Right before the pandemic hit, she had just opened an art exhibit, only to have it closed shortly after. 

Now that things are slowly reopening, Leong admitted — like many others during this time — finding motivation can be challenging. 

However, being able to showcase her talents in this new way brings her comfort.

“It is good to have this,” Leong said. “It’s really nice to have something to be inspired by.”

Leong will be working on her milk jug dress in the gallery window of Yukon Artists @ Work on Fourth Avenue from Wednesday to Friday between 11 a.m. and 2 p.m.

Leong is working on the milk jug dress alongside an installation of other works made of recycled materials. This ‘electric powered plant’ uses pop bottles, egg cartons and milk jugs. (Submitted by Nicole Bauberger)

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Whyte Avenue Art Walk goes on display – CTV News

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EDMONTON —
The Whyte Avenue Art Walk is taking a creative approach to comply with public health guidelines while still displaying local artists’ work.

For the last 24 years, Art Walk has been an outdoor event, with artists lined up along Whyte Avenue sidewalks showcasing their work, but COVID-19 restrictions have challenged organizers to come up with an alternative.

This year, the 25th anniversary of the event, art work from 22 artists will be displayed in the windows of 18 Old Strathcona businesses from July 10 to 30.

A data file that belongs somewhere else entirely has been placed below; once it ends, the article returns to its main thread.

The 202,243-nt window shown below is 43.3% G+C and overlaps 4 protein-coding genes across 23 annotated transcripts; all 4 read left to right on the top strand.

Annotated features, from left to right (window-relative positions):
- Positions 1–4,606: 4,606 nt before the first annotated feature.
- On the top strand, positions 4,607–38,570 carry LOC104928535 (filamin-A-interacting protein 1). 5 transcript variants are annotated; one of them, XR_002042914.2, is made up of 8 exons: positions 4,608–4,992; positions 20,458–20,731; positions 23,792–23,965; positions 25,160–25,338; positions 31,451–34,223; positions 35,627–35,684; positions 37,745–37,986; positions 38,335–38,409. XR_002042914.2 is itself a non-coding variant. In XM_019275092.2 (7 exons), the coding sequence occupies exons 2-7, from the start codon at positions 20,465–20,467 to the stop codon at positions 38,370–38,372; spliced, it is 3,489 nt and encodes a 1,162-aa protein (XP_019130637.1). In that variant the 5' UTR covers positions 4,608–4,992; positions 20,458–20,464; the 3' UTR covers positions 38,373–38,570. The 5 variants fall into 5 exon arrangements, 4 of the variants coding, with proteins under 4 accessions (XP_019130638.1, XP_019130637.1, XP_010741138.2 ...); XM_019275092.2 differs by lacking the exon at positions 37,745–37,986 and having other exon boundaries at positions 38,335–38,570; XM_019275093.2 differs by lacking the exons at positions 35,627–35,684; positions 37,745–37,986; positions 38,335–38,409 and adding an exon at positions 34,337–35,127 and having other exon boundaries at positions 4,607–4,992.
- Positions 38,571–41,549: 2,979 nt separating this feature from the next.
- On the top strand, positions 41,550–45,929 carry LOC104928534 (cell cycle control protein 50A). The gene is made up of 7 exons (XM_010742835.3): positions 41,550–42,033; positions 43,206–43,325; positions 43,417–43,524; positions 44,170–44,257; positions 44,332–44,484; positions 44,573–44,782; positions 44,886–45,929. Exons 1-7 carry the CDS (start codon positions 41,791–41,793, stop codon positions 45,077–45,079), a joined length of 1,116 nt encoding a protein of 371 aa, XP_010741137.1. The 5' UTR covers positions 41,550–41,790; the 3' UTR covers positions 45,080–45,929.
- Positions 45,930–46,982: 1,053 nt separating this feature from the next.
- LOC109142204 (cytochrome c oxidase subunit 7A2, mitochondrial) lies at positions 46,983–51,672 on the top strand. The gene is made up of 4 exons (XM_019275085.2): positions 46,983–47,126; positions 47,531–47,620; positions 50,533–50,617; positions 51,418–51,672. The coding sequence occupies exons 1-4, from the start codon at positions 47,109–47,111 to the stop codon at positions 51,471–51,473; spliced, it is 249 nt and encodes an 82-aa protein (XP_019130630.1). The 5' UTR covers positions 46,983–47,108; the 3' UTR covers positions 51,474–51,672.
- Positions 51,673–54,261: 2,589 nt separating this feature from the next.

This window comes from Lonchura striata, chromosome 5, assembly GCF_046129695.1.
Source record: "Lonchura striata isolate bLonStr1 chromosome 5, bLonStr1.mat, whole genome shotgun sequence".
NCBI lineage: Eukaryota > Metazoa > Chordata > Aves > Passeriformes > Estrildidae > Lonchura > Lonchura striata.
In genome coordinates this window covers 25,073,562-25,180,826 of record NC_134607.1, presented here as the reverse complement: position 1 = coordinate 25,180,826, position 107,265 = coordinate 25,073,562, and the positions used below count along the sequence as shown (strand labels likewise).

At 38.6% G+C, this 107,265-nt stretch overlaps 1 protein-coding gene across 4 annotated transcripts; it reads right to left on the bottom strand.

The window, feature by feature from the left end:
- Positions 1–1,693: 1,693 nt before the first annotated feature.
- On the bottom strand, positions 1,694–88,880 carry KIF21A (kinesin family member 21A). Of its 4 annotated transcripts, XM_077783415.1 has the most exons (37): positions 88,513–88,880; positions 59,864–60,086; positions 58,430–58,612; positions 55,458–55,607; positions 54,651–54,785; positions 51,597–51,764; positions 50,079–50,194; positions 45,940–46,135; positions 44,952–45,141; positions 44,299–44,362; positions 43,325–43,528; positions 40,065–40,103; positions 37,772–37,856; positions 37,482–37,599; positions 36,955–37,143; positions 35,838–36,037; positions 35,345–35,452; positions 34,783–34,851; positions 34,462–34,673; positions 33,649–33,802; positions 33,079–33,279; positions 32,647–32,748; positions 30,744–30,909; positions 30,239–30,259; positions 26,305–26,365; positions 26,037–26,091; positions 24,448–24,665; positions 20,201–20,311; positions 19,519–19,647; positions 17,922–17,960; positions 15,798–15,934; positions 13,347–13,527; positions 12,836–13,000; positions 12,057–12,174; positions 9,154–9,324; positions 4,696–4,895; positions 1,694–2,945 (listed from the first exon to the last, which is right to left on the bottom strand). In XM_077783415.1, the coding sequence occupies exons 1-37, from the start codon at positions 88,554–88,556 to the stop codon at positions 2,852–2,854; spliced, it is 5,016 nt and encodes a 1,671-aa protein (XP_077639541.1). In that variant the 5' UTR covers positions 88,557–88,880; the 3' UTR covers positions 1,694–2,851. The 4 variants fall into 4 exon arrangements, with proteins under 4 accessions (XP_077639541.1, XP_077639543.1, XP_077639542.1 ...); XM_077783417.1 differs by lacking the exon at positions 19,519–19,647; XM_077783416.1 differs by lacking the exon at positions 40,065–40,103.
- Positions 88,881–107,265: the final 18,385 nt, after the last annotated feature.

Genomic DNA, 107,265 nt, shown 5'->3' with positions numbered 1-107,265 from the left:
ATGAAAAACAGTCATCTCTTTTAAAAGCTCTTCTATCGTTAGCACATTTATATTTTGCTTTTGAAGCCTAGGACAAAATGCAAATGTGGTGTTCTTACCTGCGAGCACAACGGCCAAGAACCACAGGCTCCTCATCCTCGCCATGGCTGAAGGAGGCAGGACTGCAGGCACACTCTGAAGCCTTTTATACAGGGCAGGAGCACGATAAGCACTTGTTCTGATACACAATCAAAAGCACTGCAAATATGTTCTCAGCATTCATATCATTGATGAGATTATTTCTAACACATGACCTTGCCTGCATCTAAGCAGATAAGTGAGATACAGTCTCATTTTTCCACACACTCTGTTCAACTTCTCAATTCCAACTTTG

The event will also include a virtual aspect, maps and information are on the Art Walk website, and people can use the hashtag #YegArtWalk to find artist video features, video demonstrations and information about past and present Art Walk artists.

The hashtag #YegArtForSale can also be used to connect buyers with artists if they wish to make a purchase.

The 25th Whyte Avenue Art Walk starts Friday on Whyte Avenue from 101 Street to 108 Street.

For more information on the event, click here.

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Jae Sterling explores race, violence, sexuality and Calgary with debut art exhibit – Calgary Herald

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It would be tempting to assume the title of Jae Sterling’s first art exhibit, Riding Horses with White Men, is a not-so-subtle reference to a young Jamaican man’s response to Calgary and its most prominent cultural event. 

Sterling says the paintings are definitely inspired by a sense of isolation and fish-out-of-water feeling he has had since arriving from Jamaica in 2009 as a 19-year-old. But while the title and timing of the exhibit, which opens Thursday during what would have traditionally been the height of Stampede fever, may suggest a direct correlation to the Greatest Outdoor Show on Earth, Sterling says the scope is much broader.

Artist Jae Sterling. Photos by Esther Cho. /jpg

“It’s about Calgary and about my experience here in Calgary, so I guess the Stampede ties into it,” says Sterling. “But it’s about my entire experience here. And, funny enough, (the Stampede) was not that foreign to me. That’s the catch. I’m from Jamaica, I come from an island, and I came to Calgary. But I did grow up on farmland in Jamaica. My parents, my grandparents, we all grew up on farmland. It’s really not that foreign to me, that whole Stampede thing. But what is foreign to me is to see it in this setting.”